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What do you do if you’re losing every memory of a significant other? Where it feels as if you’ve poured your heart and soul into another person. As Joel Barish states in the film, he can’t think of a time before her. Moments become so intertwined with one another that they become difficult to pick apart. He no longer remembers a childhood song because of its association to his relationship. A Montauk beach, aptly also known as The End, and the oceanfront house nearby feels familiar but it doesn’t make sense as to why. And as Joel begins to realize what’s happening, it’s already too late. He can’t wake up and everything is set in motion. Piece by piece, memories of Clementine are being lost and his mind is slowly grasping for what it can. He grabs Clementine’s hand and tries to outrun the doctors he hired to do this. It’s a sprint to the finish line but the track keeps getting extended. So, what then? Do you keep desperately trying to fight the inevitability of defeat and regret, or do you cherish those last moments you have left?

Regret is a very odd problem that arises in life. The scope of how much it affects someone tends to fall on the situation, the personality, as well as a plethora of other factors. Some factors are quantifiable, but others can’t always be properly explained. It’s just those things in life that don’t really make sense, but they work out, so in a way they do make sense? Life is wild, so sometimes the chances that get taken end up paying off the most. And what makes life extra wild is that you won’t always know the moment of truth is nearing. In reality, it will come and go, and only through hindsight will you realize what happened. And this is where regret comes into play. Was the right choice made? Would you do things differently? Questions that everybody asks themselves, and they’re simply unanswerable. It could drive somebody crazy thinking of all the possibilities to do things differently. Whether you’re happy, sad, angry, ecstatic, to be where you currently are, there’s always a small voice begging the question: what if? This question is posed in Eternal Sunshine of the Spotless Mind, and perhaps the ultimate version of it.

Eternal Sunshine of the Spotless Mind is a film about life as much as it is a film about love. Rather than live in regret for the decisions made, ultimately, the best course of action seems to be to live in the present, or in Joel’s case, the past (his dreams). Rather than try and hide Clementine from the impending doom of being erased, they embrace the inevitable and attempt something impossible. And life, through one way or another, works itself out; Or at least they hope it will. It’s the trust in an unquantifiable system that makes this film so incredibly beautiful, although it’s also an inherently tragic tale.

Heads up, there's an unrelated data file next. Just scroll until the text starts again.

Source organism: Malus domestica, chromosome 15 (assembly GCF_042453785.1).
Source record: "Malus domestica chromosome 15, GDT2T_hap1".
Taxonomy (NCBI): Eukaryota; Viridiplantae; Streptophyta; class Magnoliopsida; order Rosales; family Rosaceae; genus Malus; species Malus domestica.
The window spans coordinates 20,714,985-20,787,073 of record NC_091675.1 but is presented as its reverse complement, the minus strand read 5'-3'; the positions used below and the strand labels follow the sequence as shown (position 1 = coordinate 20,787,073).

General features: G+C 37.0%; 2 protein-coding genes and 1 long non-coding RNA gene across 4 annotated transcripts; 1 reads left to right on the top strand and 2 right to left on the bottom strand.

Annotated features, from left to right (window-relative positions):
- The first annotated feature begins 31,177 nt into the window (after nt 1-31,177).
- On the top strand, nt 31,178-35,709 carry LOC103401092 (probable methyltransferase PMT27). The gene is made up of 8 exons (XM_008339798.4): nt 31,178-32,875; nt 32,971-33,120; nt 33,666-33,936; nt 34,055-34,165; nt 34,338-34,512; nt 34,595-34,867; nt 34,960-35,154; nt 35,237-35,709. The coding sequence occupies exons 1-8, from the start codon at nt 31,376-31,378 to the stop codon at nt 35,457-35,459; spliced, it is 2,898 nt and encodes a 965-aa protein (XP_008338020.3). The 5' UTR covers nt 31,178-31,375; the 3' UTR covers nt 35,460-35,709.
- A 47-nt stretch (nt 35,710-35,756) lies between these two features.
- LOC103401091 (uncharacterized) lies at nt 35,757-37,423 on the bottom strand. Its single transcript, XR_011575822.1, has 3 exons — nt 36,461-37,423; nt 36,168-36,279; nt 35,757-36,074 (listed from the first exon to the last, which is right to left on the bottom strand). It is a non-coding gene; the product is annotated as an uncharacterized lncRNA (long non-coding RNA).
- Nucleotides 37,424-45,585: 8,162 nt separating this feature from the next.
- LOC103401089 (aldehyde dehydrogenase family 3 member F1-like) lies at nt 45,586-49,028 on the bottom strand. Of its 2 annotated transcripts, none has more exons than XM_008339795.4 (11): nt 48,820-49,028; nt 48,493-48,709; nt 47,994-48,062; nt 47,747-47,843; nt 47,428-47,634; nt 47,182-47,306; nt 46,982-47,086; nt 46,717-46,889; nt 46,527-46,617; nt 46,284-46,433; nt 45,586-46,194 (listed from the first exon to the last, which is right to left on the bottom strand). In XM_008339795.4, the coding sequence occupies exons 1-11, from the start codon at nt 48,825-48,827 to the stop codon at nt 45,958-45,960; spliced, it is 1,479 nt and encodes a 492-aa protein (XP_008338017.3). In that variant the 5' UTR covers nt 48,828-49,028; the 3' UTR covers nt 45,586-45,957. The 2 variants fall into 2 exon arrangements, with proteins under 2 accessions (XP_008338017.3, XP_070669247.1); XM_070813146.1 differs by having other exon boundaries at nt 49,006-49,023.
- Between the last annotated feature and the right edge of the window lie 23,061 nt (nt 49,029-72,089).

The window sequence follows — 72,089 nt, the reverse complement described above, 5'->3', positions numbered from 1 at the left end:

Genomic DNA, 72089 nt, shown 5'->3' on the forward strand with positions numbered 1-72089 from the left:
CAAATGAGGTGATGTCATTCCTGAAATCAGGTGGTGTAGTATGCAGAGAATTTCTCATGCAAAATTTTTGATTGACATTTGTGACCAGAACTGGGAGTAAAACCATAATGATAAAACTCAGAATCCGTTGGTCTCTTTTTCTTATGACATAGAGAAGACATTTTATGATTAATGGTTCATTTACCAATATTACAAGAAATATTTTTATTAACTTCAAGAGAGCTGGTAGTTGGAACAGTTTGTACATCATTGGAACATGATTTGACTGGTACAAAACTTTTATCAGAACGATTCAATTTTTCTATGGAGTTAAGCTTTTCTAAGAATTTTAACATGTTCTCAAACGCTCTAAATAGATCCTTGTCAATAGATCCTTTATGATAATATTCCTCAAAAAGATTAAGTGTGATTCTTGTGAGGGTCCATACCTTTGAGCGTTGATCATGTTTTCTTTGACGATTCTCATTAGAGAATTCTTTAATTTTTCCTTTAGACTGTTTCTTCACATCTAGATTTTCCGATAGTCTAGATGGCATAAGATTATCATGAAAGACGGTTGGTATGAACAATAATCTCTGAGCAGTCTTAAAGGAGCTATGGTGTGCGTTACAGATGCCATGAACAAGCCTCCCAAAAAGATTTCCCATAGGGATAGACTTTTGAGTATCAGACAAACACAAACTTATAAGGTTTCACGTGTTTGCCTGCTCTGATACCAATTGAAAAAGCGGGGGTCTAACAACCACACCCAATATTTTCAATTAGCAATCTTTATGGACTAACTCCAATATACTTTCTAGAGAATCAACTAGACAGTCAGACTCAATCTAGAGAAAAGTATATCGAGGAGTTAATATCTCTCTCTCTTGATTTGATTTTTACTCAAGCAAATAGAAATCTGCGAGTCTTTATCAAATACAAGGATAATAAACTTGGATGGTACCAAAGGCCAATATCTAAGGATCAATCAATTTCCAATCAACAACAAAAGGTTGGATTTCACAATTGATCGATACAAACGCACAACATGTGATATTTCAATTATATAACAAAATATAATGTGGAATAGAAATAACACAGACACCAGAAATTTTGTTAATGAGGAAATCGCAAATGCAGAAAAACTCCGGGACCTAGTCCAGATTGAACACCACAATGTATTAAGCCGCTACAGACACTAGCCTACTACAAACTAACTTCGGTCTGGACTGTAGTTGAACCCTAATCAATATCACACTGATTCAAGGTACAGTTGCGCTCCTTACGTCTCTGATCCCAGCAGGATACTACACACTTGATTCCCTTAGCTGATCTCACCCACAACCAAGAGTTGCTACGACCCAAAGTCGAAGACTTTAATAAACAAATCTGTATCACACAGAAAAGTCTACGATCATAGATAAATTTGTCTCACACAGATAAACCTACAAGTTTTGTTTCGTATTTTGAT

In Call Me by Your Name, André Aciman writes, “But to feel nothing so as not to feel anything – what a waste!” To manipulate natural human emotion the way the characters do in this film is deeply upsetting. To rid oneself of the sadness they’re experiencing, these intertwined moments also erase the happiness that comes from them. It’s not a process that can work overnight through the help of a company and a weird helmet placed on you while you sleep. You don’t question the science of what comes next. You go on a journey through a mind being fragmented, and come out the other side changed somehow. For better or for worse, it’s solely up to the individual to make a decision. Do you follow the voice in your mind telling you to go to Montauk? Do you turn down happiness to avoid any possibility of pain? The film presents these dilemmas to the viewer not in hopes of displaying a straight path through these tricky situations. Instead, it shows that everybody is different, and the solution will never be the same for any set of people. Because once again, life is wild, and there’s no one way. It comes down to choice in the end, and whether you have regrets or not, how you live with those choices come the next morning.

This feels like a jumble of words and thoughts stringed together, and to be honest, I wouldn’t normally put out something like this, but it feels fitting. For a film that is as surreal and dreamlike as can be, it felt normal to hop around so much. With a Charlie Kaufman script that is completely absurd, in all the best ways, but also entirely believable and grounded in such a fundamental truth of life has scrambled my thoughts and feelings into a blender that didn’t have a cap, so now my mind is just splattered all across the room. I don’t know if one viewing of this film truly does it justice, and to be honest, I don’t think ten will either. This is a film that will be held near and dear to my heart, because whether you’re a teenager, growing adult, or in your prime twilight years, it will never lose its relevancy, nor its importance, nor its value. Follow that inner voice one of these days, and get on that train to Montauk on a whim. Or not. The decision is yours, and whatever comes next is entirely in your hands.

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